Hello SOTGC community,
Welcome back to my series The 6 Stages of a Woman’s E-Ship Journey. Today Patti Fletcher and I discuss Stage 4: Growth.
Stage 1: Opportunity Discovery (I’ve got a great idea!)
Stage 2: Commercialization (I’m validating and pivoting my idea)
Stage 3: Startup (my idea is now ready for startup)
Stage 4: Growth (startup going well. I’m ready to grow my business)
Stage 5: Exit (time to Exit this business and start my next big thing)
Stage 6: Leadership (what’s my next big thing?)
Heather Boggini: Patti, we are half way through our series on the 6 stages a woman experiences on her entrepreneurship journey. We are onto Stage 4: Growth, which implies she has made progress! She’s got an idea that has traction, has a product, and is selling it! And she moves into Growth.
Let’s get started with a description of “growth.” Growth of what? Revenue, profits, sales, employees, equity? What are talking about here?
Patti Fletcher: All of the above. The growth stage involves a lot of quantitative and qualitative measurements to determine how well the team is doing on meeting goals within specific periods of time. Adjustments to strategy, infrastructure, people, and budgets will be needed as the business grows and goals are met or missed.
The constructs in place to manage growth are metrics called KPIs (key performance indicators) and KRIs (key risks indicators). These metrics are how you, as a leader in your business, will be judged. People, processes, and technology are put into place to manage the business in the typical functions of human resources, marketing, sales, product development, product management, finance, operations, information technology, etc.
Boggini: Growth sounds exciting but also intimidating. What are the danger spots here to look out for?
Fletcher: Growing too quickly without a plan or not growing fast enough. In both cases, no plan or a rigid plan without risks, mitigations, succession and contingency plans are dangerous. Every operational decision you make in business comes with risk. Your job is to have controls.
Another key ingredient of this phase, which would have been discussed and thought through in the previous stage if external funding was sought and secured, is a clear end-game. Working backward from an IPO or acquisition for externally funded businesses or another growth phase is critical.
Boggini: That’s the business piece you just described. What about the founder – what should she be thinking about right now?
Fletcher: She should be thinking about leadership already. Not every founder turned CEO is the right fit to be CEO of a growth-phase company.
Take a hard look at yourself, and ask these questions:
- Do you have the right leadership skills to take your business through the growth stage?
- Can you grow with your business or are you bored with the more operational components of business?
- What is your personal exit strategy?
Boggini: It seems a little counterintuitive to think about exiting, or leaving, your business just we are discussing growing that same business.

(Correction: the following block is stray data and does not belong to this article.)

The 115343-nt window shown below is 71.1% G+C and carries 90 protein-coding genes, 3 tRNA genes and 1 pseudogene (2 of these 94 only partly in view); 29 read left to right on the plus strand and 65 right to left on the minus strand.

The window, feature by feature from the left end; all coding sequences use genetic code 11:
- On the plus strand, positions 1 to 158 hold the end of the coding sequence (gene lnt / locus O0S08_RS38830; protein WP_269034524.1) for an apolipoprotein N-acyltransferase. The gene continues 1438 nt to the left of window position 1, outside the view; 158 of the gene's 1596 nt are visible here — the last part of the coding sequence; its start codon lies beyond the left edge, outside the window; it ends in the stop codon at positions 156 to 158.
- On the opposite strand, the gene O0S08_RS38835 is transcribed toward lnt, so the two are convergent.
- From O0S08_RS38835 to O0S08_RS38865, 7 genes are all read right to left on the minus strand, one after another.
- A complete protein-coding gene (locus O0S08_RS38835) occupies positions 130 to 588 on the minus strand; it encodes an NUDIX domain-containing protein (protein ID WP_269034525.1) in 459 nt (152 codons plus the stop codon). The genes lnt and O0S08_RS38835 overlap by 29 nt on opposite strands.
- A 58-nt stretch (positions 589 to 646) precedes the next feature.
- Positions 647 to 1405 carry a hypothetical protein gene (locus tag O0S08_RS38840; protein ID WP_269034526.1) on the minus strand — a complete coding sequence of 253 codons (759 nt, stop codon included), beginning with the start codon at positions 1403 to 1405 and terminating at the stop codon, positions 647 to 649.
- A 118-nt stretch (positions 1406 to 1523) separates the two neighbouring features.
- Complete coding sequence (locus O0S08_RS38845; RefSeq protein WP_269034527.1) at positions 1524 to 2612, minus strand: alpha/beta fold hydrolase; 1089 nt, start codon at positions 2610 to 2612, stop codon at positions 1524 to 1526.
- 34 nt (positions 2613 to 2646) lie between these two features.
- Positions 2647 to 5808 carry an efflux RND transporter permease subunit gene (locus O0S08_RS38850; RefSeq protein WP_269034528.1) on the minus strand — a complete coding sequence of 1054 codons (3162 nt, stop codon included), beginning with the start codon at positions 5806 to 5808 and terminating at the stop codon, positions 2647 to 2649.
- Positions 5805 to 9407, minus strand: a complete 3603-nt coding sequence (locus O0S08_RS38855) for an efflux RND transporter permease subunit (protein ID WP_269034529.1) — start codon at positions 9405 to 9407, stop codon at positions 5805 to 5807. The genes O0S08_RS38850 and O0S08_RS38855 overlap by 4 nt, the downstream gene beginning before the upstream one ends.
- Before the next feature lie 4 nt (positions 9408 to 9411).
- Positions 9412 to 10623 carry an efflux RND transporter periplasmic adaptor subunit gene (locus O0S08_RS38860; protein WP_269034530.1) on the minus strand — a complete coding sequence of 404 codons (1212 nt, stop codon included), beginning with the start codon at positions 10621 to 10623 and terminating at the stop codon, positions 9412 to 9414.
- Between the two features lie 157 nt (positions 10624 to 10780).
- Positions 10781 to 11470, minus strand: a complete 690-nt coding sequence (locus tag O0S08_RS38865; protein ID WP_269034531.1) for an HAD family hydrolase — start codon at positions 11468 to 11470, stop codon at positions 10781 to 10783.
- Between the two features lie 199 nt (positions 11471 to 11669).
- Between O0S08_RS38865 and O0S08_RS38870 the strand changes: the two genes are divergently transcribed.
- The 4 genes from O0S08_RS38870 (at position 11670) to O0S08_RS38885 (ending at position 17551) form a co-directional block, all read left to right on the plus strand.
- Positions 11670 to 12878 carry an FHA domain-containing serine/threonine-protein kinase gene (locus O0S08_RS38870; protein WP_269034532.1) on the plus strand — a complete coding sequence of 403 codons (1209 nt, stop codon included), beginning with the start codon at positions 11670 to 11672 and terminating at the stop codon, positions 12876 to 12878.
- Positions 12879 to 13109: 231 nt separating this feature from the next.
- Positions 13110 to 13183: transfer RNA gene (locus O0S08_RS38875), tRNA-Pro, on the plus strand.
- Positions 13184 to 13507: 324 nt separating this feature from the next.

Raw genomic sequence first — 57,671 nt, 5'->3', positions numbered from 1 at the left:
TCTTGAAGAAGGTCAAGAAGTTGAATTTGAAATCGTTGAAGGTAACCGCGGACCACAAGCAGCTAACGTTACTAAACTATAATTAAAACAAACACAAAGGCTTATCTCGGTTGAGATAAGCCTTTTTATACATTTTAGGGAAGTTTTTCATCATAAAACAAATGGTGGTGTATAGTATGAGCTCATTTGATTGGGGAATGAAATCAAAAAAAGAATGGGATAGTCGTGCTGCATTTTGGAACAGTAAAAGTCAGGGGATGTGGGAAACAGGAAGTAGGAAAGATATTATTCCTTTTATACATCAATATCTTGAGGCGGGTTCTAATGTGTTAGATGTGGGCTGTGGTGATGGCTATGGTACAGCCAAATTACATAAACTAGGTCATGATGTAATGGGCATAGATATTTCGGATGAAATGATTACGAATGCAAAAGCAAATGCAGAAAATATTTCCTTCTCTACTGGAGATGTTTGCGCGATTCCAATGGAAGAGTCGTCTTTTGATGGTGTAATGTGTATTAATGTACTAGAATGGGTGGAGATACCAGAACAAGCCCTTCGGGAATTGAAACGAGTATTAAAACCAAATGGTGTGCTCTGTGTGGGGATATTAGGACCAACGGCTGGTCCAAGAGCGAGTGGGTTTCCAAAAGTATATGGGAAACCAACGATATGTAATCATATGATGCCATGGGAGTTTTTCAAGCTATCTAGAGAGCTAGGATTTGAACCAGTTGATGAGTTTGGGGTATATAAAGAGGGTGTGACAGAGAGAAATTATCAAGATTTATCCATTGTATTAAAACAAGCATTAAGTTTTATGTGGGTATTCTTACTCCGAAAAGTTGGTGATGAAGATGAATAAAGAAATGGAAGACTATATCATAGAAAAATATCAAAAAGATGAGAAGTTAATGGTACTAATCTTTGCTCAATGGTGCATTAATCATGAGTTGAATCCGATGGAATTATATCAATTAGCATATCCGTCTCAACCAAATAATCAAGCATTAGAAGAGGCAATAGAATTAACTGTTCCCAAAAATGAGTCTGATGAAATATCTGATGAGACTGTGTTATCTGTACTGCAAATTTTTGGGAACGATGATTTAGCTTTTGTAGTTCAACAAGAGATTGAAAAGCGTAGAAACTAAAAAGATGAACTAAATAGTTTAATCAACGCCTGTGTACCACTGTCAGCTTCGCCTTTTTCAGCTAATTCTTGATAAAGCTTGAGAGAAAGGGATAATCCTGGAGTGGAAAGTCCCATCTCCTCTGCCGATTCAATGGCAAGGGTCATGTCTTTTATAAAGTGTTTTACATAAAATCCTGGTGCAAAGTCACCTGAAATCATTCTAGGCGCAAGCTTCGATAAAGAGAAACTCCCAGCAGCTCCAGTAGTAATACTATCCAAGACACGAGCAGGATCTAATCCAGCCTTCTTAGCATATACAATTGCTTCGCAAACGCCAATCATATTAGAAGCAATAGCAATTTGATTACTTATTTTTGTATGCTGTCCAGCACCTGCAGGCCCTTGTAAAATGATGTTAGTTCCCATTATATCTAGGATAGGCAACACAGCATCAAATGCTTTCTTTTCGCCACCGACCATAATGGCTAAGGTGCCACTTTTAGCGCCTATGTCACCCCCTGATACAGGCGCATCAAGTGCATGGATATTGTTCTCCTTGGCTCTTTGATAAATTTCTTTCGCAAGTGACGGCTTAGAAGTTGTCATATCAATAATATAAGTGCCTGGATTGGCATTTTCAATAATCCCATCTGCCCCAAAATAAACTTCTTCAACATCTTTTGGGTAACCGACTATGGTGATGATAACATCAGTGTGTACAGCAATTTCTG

Fletcher: Yes, you need to think about your exit, even as you grow your business. Even if you want to lead your business forever. The point is, you have to always be thinking of your next move.
Women tend to think of what is right in front of them. We are pragmatic. We get things done and we make right decisions. We think strategically about our businesses, but not necessarily about our own long-term roles. Start thinking about those big questions and ensure that you are taking steps to invest in your long-term goals.
And, make sure you have a solid relationship with your board. Their job is to coach and support you through your business’s strategic decisions. Use that knowledge for yourself and for your business.
Boggini: What are the typical milestones every business must achieve at this stage? And once they are achieved is she ready to move on to Stage 5: Exit?
Fletcher: The typical milestones are completely dependent on your business’s unique business plan goals. The goals include metrics around revenue, product roadmap milestones, market share/capture, and customer acquisition. Depending on the type of company, there may also be brand equity, technology, market, and geographic expansion targets and process goals.
Boggini: Although we are talking about a 6-stage experience, the stages are not necessarily a linear experience. What does that imply for the Growth stage?
Fletcher: As you grow your business, you will be executing on your product or service expansion roadmap. You will no doubt make changes to your roadmap based on market changes, core competencies, lessons learned. Any major changes will require you to revisit earlier stages for ideation, commercialization questions, additional funding, etc.
In terms of progressing into (an exit is the only way a VC or Angel will make money from you). If you are funding your own business or have relied on family and friends and you do not want to change from a privately owned firm, you can skip Stage 5 and start working on your next big move (Stage 6).
Boggini: Thank you Patti and next time we’ll talk about Stage 5: Exit.
Are you ready to get going on your start up plan? Please Tweet this post if it inspired you to get moving toward your dream business. Reach out to the author Heather Boggini at @hsboggini, to Patti Fletcher at @pkfletcher, and to their blogs at PSDNetwork, LLC.